By far the most well-known OP installment of all time, this one went semi-viral and drew a lot of new people to the series. It's one of those dozen moments in 1000+ where a strip means something to people out of context - which is not to say that I meant it to. Again - not to be that bitch - context is everything to me, I just don't create things with a stand-alone meaning in mind. I'm not an illustrator or a lyrical poet - my heart just isn't in it. I learned long ago my work will never reach the masses. I like to build structures that are open but imposing.
Mike Holmes did a good half of the pencils in this sequence - you can probably tell pretty easily which panels are his. They have an incredible depth of space and imagination. Mike and I were living together, and about 2 months out from our wedding. I got it in my head halfway through this story that this scene needed to be made; Mike agreed it needed to be made, and that he would help. It's magic when your person believes in your work, and you believe in theirs, and following what Mike encourages has yet to fail me. Valerie's colors speak for themselves; the variety of palettes drawing the eye from one room to the next gets me every time. The alternating club colors are such an exhilarating detail.
What was I trying to say that made the story so important? This was essentially a goodbye to something, within the chapter but beyond that, too. Jane moves through the energy of youth, the FOMO, the building of dreams, the making-things-happen shit, the TONIGHT'S THE NIGHT shit, all of it a worthless backdrop, an obstacle to her privacy, of which she has little. (Only once, at the ghost of entanglements past, she looks back.) She's searching for love, for validation that love is even a real thing for her, and there's nothing in her life to anchor that belief. She has renounced this church of worship at the glimpse of a new light, faint as it may be. Beyond the energy and chaos of youth, there is more.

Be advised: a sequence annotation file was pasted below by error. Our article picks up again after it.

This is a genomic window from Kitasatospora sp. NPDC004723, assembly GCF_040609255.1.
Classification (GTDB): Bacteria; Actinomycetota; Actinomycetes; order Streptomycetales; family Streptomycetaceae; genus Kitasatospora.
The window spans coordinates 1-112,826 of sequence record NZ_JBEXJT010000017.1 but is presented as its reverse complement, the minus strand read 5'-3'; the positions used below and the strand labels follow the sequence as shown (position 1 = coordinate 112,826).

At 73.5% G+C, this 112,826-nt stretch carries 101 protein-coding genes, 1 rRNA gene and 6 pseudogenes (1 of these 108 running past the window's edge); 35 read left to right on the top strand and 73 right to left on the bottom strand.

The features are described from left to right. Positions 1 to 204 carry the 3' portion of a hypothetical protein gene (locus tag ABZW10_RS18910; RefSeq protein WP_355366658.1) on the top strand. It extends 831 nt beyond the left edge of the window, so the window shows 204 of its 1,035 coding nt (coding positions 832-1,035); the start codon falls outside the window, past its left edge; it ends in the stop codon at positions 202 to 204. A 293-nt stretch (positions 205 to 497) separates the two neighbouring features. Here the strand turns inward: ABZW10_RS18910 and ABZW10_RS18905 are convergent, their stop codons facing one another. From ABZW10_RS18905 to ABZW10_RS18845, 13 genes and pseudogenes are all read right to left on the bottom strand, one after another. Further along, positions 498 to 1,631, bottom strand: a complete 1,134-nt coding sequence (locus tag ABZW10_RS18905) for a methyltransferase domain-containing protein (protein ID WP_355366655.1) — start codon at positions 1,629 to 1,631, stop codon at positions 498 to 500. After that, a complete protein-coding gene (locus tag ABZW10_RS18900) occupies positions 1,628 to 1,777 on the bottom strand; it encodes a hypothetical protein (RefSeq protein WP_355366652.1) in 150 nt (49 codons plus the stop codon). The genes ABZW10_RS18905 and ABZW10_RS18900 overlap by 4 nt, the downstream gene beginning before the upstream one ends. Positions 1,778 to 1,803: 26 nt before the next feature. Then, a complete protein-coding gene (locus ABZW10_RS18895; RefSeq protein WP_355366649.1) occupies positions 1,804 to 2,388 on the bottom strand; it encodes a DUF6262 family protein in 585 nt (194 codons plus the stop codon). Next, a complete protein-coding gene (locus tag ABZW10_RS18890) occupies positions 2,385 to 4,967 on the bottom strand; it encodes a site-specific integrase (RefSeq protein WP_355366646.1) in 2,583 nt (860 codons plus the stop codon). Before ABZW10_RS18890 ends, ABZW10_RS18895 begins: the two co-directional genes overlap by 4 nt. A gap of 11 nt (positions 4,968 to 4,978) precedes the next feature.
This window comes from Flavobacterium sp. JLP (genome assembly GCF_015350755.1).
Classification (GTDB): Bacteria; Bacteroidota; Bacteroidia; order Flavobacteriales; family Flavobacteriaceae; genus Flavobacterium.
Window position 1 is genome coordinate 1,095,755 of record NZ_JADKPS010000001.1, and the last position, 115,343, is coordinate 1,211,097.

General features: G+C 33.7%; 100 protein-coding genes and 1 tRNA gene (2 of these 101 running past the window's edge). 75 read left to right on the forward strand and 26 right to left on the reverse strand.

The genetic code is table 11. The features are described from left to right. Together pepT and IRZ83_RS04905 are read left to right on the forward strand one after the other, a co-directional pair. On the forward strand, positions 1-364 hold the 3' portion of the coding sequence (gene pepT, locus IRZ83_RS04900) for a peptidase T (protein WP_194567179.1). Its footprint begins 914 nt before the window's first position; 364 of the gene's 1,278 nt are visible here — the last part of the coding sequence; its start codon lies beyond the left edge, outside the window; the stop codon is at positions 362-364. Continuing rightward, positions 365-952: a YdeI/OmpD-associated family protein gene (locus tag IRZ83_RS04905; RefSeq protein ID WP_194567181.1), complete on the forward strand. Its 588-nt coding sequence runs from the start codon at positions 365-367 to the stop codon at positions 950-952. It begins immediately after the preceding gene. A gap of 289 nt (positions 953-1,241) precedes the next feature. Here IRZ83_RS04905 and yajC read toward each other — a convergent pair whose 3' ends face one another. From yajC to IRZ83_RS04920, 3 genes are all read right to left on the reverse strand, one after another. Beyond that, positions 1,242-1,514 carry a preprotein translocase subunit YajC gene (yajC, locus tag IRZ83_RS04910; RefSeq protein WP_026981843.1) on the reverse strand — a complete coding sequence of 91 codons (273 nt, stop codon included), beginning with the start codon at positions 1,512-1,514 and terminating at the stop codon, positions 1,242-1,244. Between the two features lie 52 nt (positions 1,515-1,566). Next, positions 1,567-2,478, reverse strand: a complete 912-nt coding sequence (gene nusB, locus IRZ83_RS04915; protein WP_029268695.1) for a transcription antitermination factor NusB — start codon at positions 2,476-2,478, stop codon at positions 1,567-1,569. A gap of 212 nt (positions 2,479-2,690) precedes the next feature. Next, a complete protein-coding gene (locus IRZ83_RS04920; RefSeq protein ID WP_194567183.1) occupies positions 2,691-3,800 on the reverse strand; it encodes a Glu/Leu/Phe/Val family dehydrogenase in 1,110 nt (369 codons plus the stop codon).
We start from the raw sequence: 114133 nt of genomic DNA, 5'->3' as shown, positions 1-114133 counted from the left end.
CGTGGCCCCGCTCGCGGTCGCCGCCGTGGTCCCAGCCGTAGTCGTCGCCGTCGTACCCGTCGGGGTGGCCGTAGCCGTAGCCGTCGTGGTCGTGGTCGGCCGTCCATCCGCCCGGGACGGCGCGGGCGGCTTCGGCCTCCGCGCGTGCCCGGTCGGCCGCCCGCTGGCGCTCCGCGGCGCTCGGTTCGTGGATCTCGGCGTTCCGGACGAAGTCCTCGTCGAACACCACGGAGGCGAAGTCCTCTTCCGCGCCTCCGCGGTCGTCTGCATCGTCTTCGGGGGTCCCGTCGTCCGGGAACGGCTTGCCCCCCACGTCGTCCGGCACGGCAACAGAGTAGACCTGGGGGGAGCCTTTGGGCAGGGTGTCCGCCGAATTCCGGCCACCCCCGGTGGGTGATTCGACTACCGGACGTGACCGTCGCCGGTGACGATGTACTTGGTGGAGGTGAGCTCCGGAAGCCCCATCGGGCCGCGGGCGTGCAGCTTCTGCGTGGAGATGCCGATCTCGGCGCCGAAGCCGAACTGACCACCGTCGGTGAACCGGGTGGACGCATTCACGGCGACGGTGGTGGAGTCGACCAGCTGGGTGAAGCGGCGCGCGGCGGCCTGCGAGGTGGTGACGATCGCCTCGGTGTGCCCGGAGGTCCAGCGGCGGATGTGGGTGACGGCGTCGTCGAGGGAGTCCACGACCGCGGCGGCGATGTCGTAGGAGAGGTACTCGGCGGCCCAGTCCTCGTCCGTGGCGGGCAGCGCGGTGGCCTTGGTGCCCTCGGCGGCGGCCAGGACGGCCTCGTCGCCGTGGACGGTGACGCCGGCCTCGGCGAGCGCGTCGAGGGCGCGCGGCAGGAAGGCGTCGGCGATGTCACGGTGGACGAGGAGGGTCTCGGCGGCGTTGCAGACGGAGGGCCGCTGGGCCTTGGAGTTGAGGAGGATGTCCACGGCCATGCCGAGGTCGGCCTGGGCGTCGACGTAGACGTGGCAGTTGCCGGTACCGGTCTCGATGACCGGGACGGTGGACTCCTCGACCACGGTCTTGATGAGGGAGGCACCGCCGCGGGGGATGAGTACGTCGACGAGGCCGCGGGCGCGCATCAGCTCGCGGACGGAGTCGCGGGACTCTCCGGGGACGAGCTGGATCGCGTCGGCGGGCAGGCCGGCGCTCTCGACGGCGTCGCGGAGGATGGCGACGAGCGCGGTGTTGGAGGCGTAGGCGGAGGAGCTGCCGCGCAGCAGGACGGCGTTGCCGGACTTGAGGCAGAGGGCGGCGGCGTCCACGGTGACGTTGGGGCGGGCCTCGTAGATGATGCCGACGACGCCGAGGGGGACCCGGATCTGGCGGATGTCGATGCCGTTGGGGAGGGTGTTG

21 thoughts on “#818 – home”
i think i haven't made it out of that youthful fomo, so really this whole scene just felt like an urban fantasy. like behind each door is another artist collective, another party, another crazy concert, another 3 am acid soaked philosophical soliliquy.
its like what new york looks like to everyone that wants to move to new york after they finish high school.
also, this whole sequence feels like the setting to a great music video too.
I'd make a COVID-19 joke but honestly they're not really funny.
This sequence is New York in your twenties distilled, bottled, and served neat in a beautiful glass … very much including the last three panels.
PS: I love so, so much the way you captured Jane shedding her coat without stopping her forward progress.
I bought one of the originals of this page a few years ago at SPX. I know its not the context of the page but I chose the scene where Jane is climbing the ladder to the roof because it was the first time I felt that I could actually make my stories and put them into the world.
I also got original art from this at SPX! Specifically panels 18-20, in the club. I kinda remember sharing this page on Facebook when it was first posted, saying "Meredith Gran is KILLING IT right now". It was exciting to see how far it'd come and where it was going to go.
For reasons, I got complicated, resentful feelings about my twenties – stuff like this makes me nostalgic for something I never had, nor ever will.